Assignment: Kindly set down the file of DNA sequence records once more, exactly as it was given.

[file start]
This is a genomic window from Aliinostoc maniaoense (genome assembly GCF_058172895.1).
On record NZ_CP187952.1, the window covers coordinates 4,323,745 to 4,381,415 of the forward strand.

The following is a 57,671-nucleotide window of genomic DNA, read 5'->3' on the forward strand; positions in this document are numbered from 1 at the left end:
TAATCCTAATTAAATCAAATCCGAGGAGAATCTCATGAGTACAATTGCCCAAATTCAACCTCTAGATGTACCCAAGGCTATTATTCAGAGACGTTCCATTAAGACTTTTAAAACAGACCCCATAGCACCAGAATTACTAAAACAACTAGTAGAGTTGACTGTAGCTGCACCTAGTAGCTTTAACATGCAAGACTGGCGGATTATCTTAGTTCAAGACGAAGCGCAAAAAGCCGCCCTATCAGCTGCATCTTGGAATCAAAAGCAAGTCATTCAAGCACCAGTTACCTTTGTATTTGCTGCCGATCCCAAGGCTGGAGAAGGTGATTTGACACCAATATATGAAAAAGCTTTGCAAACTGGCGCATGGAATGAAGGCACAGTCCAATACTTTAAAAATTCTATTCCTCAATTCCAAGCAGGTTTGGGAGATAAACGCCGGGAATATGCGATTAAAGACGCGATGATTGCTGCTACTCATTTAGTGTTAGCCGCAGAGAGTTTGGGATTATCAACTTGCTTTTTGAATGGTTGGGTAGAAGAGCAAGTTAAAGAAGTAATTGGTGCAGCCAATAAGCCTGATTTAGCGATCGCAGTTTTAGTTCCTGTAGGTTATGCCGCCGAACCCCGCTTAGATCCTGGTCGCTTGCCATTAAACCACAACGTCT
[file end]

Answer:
This is a genomic window from Aliinostoc maniaoense (genome assembly GCF_058172895.1).
On record NZ_CP187952.1, the window covers coordinates 4,323,745 to 4,381,415 of the forward strand.

The following is a 57,671-nucleotide window of genomic DNA, read 5'->3' on the forward strand; positions in this document are numbered from 1 at the left end:
TAATCCTAATTAAATCAAATCCGAGGAGAATCTCATGAGTACAATTGCCCAAATTCAACCTCTAGATGTACCCAAGGCTATTATTCAGAGACGTTCCATTAAGACTTTTAAAACAGACCCCATAGCACCAGAATTACTAAAACAACTAGTAGAGTTGACTGTAGCTGCACCTAGTAGCTTTAACATGCAAGACTGGCGGATTATCTTAGTTCAAGACGAAGCGCAAAAAGCCGCCCTATCAGCTGCATCTTGGAATCAAAAGCAAGTCATTCAAGCACCAGTTACCTTTGTATTTGCTGCCGATCCCAAGGCTGGAGAAGGTGATTTGACACCAATATATGAAAAAGCTTTGCAAACTGGCGCATGGAATGAAGGCACAGTCCAATACTTTAAAAATTCTATTCCTCAATTCCAAGCAGGTTTGGGAGATAAACGCCGGGAATATGCGATTAAAGACGCGATGATTGCTGCTACTCATTTAGTGTTAGCCGCAGAGAGTTTGGGATTATCAACTTGCTTTTTGAATGGTTGGGTAGAAGAGCAAGTTAAAGAAGTAATTGGTGCAGCCAATAAGCCTGATTTAGCGATCGCAGTTTTAGTTCCTGTAGGTTATGCCGCCGAACCCCGCTTAGATCCTGGTCGCTTGCCATTAAACCACAACGTCT